Press Release
January 7, 2022

Drilon defends SBN 1530 against OSG attacks, cites DOJ backs bill on non-expiration of franchise with pending renewal application in Congress

Senate Minority Leader Franklin M. Drilon raised the opinion made by Justice Secretary Menardo Guevarra, Solicitor General Jose Calida's boss, to dispute and counter the Office of the Solicitor General (OSG) which called "unconstitutional and illegal" the proposed legislation that provides for the non-expiration of a license where the licensee has filed a timely and sufficient application for renewal, until a final determination by the agency is made.

"Justice Secretary Guevarra, on several occasions, has rendered an opinion which acknowledges a gap in the law concerning the grant of legislative franchises by Congress. Senate Bill No. 1530 simply seeks to address the gap in the law cited by our good justice secretary," Drilon said in a statement on Friday.

Drilon also stressed that the Department of Justice, in its official position paper expressing support for SBN 1530, said that there is "nothing legally objectionable in the passage of a law of general application which allows the grantee of a franchise to operate while its application for renewal is being deliberated by Congress, it being an adjunct of its franchising, power which, in turn, is an adjunct of its legislative power."

"It's all a matter of equity that we want to address here, nothing else," he added.

"Driven by nothing but the common good and the rule of law, the DOJ's official position and the Justice Secretary's opinion which he made public on various occasions carry a lot more weight and credibility," he added.

Drilon called on Congress to immediately enact the measure when it resumes session on January 17 and takes a long break for the campaign period on February 4.

Drilon cited Guevarra's statement during a Senate hearing in 2020 where the justice secretary expressly stated that "When there is a gap in the law, equity comes in to fill the gap. Equity is the principle by which substantial justice may be a thing in cases where the prescribed or customary forms of ordinary law are inadequate."

During that hearing, Drilon recalled, Guevarra even cited that "considerations of equity have apparently been applied in previous similar situations presented earlier namely, among others, PT&T, SMART Communications, Incorporated, Catholic Bishops Conference of the Philippines, Incorporation. All of whom were allowed to operate despite expired franchises as long as the application for the renewal of these franchises were lodged with the Congress before the lapse of their term."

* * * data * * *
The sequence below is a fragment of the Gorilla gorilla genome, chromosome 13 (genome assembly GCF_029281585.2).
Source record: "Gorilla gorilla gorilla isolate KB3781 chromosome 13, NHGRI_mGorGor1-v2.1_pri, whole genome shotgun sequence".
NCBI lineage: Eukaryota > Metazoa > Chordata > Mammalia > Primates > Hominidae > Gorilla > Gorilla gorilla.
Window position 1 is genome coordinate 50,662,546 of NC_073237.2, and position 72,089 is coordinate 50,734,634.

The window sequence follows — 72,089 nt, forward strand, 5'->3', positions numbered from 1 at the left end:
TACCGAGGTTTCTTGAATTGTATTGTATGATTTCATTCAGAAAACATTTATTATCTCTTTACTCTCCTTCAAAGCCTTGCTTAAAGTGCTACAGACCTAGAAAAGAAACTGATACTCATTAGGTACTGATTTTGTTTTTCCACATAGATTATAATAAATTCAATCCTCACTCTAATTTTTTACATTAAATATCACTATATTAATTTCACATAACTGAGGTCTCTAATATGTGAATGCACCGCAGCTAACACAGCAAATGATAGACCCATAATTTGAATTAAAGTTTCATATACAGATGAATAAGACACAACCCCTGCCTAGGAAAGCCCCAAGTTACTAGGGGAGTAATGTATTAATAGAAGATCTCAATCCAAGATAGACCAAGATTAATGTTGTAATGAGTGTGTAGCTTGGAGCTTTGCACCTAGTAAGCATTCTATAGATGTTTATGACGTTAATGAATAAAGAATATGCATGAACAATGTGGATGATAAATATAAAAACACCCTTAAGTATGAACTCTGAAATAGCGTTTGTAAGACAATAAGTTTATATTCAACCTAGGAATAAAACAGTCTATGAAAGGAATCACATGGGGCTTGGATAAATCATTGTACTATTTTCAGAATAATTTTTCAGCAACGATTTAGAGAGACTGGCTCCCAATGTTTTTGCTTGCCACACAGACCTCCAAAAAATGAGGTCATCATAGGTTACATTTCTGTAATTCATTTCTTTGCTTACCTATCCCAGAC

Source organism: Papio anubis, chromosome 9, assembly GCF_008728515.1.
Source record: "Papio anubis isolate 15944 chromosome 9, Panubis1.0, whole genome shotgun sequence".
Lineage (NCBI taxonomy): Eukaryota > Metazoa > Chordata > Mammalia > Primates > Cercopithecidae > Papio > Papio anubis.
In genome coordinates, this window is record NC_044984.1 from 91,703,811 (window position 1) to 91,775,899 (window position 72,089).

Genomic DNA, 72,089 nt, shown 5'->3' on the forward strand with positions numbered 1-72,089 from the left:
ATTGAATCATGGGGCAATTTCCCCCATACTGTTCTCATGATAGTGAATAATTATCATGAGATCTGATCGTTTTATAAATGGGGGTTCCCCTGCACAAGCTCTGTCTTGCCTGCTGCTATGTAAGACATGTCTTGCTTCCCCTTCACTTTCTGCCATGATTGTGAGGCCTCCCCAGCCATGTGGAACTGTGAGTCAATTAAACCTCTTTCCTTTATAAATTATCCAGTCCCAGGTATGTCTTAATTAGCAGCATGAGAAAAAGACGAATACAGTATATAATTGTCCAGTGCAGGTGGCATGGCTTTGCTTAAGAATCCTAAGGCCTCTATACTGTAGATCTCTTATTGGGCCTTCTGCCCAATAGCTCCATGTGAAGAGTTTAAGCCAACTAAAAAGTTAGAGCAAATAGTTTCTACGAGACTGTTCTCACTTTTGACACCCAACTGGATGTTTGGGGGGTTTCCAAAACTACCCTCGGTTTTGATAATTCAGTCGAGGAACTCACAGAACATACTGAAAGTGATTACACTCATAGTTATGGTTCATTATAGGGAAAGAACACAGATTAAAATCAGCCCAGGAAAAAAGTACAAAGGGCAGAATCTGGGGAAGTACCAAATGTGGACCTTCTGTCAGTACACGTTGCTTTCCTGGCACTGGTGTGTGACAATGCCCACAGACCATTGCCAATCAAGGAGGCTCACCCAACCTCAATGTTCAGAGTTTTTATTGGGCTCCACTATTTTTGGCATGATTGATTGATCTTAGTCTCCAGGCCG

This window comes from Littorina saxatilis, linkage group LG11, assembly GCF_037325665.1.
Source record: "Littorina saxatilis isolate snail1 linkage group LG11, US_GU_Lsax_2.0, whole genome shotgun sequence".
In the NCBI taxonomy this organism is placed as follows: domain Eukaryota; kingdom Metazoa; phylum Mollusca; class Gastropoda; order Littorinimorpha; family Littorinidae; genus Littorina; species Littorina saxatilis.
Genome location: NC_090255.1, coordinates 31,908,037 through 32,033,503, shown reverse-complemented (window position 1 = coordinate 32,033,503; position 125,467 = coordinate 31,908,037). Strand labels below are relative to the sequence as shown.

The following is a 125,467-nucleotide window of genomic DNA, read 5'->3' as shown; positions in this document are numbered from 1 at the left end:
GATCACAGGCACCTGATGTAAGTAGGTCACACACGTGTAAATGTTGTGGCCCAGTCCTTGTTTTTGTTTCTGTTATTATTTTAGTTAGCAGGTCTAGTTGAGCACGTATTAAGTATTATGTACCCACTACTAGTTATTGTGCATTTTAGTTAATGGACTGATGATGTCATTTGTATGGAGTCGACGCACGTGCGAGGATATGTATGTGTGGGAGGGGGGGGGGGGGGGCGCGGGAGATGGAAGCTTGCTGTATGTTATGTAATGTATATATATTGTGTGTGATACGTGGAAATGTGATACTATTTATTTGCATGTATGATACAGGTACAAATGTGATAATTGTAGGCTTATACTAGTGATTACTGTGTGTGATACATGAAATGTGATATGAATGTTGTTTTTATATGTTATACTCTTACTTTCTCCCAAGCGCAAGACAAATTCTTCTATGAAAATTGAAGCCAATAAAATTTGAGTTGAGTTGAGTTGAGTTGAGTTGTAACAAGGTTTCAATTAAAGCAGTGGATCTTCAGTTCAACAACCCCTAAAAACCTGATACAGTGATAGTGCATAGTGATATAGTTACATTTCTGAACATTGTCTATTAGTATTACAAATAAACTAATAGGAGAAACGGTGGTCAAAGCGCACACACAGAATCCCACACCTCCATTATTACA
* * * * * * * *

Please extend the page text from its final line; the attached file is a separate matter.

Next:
Drilon said the justice secretary's position was cited in Senate Resolution No. 395, adopted by the Senate in May 2020, which expressed the sense of the Senate to reconsider its cease and desist order against ABS-CBN Corp.

"It is acknowledged that there is a gap in the law in cases as exhibited in cases where a franchisee, having taken all the steps to renew its franchise, is unable to do so not due to its own fault, but due to Congress' failure to act on the application," Drilon said.

"The amendment we propose would require the concerned agency or branch of government to act decisively on an application for renewal, and to express its decision in clear, unmistakable terms, to ensure that the applicant is not punished for the authority's indecision or inaction," Drilon said.

Drilon, who authored Senate Bill No. 1530, said the measure seeks to provide an immediate solution to dilemmas being faced by franchise applicants whose renewal of legislative franchises have been filed but remained pending in Congress.

The measure was passed on second reading before Congress went into Christmas break last December 14.

SBN 1530 seeks the non-expiration of legislative franchises that are pending in Congress by amending Section 18, Book VII, Chapter 3 of Revised Administrative Code, Drilon explained. The Revised Administrative Code provides for the non-expiration of a license where the licensee has filed a timely and sufficient application for renewal, until a final determination by the agency is made.

Drilon's amendment only expands the said provision to also include franchises granted by Congress.

When the bill was tackled in the committee, various sectors including the Kapisanan ng mga Brodkaster ng Pilipinas (KBP) threw its support behind the measure.

"This bill addresses the unfortunate situation where renewal for franchise applications are filed before expiration but are not acted upon in time," said KBP President Ruperto S. Nicdao Jr.

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